The Merry-Go-Round of Life

On a recent trip to my hometown, we stopped by the local park, and I was pleased to see that they still had the old-fashioned wooden merry-go-round.

I know it probably isn’t as safe as the newer playground equipment, but I have fond memories of riding on it, spending what seemed like hours seeing how fast we could get it to go and watching the world (well, my little corner of it) spin by in a blur.

There are no kids on board in this picture, which is rare, since most every time I looked over, there was at least one kid on it, with a grown-up or older kid pushing. The park also had the old swing set, as well as a newer play area.

On that same visit, I talked with the minister of my hometown church. I have known him since the mid-80s, when we were both counselors at a summer camp near Lake Winnipesaukee. Little did I know then that years after taking campers on hikes and leading sing-alongs, we would still be in touch. And this summer, his daughter is a counselor at the same camp. I guess what goes around, comes around, as they say.

This is just one more example of what I have long known – it’s a small world, and you never know when or where you’ll meet someone you are connected to. At a networking event or social gathering, talk with someone long enough and you’re bound to find something in common.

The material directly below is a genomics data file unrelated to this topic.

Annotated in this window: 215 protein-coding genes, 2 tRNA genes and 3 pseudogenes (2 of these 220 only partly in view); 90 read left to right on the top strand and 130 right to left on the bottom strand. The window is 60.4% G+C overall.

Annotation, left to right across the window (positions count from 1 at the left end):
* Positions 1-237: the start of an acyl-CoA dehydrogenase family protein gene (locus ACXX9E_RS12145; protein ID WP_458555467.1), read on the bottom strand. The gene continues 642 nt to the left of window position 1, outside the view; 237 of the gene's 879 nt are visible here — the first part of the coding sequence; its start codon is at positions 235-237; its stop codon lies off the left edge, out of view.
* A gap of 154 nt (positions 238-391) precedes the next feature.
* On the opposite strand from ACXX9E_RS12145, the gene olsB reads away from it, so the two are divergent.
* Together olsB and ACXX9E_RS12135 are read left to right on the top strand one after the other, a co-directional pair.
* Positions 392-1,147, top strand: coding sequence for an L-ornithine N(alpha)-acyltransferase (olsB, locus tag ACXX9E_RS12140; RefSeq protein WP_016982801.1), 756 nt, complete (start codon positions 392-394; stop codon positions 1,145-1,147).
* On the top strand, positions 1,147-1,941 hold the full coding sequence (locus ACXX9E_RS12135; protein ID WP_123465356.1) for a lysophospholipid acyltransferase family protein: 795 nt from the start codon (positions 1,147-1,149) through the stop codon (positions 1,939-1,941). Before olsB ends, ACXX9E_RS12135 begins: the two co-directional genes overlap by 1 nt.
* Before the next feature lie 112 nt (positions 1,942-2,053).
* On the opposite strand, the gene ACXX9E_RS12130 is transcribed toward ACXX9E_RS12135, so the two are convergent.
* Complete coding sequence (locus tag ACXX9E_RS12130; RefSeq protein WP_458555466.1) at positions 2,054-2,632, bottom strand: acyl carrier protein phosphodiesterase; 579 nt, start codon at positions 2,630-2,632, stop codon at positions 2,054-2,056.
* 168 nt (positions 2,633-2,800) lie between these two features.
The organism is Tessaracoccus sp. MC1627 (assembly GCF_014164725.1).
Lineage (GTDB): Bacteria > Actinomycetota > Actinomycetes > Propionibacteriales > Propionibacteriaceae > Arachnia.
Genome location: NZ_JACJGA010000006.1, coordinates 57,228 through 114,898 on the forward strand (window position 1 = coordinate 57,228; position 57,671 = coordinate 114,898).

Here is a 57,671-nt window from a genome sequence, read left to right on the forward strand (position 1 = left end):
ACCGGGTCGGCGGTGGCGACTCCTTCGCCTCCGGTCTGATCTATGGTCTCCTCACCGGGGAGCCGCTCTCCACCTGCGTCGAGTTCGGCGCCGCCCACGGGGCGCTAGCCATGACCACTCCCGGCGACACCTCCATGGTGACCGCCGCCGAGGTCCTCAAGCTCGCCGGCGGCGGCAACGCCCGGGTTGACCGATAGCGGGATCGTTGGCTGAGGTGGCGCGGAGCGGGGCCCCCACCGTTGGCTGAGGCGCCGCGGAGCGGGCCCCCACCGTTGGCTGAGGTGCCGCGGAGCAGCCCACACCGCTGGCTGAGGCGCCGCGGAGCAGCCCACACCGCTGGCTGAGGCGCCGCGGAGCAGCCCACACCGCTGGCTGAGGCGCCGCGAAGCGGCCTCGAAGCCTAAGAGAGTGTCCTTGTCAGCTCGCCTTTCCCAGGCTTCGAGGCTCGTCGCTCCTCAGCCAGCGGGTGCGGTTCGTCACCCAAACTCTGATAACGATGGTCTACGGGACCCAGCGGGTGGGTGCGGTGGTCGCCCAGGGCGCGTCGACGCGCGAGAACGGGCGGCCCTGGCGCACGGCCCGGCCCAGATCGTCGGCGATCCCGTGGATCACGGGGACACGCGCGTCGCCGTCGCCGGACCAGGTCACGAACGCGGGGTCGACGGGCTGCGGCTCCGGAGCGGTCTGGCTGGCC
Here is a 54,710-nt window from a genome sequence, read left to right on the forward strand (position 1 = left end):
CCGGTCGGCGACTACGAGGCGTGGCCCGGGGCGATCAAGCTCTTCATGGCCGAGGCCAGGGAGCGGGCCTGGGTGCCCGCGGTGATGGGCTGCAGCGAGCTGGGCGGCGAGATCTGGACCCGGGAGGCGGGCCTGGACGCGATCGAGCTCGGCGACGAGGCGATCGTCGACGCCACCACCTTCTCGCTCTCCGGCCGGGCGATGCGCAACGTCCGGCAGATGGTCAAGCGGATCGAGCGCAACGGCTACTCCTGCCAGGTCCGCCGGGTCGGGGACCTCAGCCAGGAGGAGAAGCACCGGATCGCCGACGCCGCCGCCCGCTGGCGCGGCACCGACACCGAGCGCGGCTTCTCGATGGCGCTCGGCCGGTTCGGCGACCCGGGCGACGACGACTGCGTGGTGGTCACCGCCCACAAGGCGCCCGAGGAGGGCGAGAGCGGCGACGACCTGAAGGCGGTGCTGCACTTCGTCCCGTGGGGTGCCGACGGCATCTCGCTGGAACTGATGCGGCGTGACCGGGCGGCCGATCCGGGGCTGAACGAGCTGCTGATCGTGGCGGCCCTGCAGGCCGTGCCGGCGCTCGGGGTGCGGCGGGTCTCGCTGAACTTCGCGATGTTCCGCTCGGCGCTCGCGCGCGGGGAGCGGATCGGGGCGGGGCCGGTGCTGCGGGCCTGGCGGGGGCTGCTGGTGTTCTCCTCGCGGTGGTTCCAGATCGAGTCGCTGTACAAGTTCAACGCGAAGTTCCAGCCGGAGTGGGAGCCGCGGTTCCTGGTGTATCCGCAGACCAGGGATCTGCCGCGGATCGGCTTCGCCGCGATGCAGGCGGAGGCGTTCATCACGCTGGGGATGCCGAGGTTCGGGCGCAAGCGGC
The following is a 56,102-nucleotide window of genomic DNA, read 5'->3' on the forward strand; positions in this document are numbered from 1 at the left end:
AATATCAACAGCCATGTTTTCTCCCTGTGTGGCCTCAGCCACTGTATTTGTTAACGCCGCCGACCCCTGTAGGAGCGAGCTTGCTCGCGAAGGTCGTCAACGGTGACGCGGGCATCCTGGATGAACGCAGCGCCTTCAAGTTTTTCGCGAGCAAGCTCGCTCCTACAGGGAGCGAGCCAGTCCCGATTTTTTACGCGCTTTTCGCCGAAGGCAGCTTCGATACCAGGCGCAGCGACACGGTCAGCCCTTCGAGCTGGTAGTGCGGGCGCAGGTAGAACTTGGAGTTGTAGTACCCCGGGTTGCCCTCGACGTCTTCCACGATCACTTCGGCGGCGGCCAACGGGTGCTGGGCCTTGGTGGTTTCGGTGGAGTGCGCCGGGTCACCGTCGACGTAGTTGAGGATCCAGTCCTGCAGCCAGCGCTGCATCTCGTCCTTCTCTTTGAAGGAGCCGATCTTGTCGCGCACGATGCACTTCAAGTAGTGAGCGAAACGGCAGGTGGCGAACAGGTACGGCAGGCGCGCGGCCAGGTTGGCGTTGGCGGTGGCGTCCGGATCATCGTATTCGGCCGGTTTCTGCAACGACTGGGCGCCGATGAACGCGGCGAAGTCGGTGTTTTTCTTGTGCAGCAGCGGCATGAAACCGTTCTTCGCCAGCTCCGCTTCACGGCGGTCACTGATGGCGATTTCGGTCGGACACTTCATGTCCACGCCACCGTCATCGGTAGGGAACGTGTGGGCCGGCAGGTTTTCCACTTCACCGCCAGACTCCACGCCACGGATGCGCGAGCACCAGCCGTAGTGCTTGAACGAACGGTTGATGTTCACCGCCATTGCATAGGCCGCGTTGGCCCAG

And that makes it even more important to stay on good terms with the people in your network. Months or years later, you might find that they are connected to that person you want to contact about a business proposition, or know someone who can help solve a problem. Or they may even be the person who hires you for a project, as I have found now that I have my own business.

Social media sites like LinkedIn and Facebook now make it easier to stay in touch with your network. I use LinkedIn to keep in touch with all my new business contacts, and Facebook to stay in touch with friends from Oregon to Maine. But that doesn’t replace the good old-fashioned face-to-face contact, or a phone call. Those will never go out of style.

This entry was posted in Synchronicity: Musings on Words, Music, and the Arts and tagged , , , , , . Bookmark the permalink.

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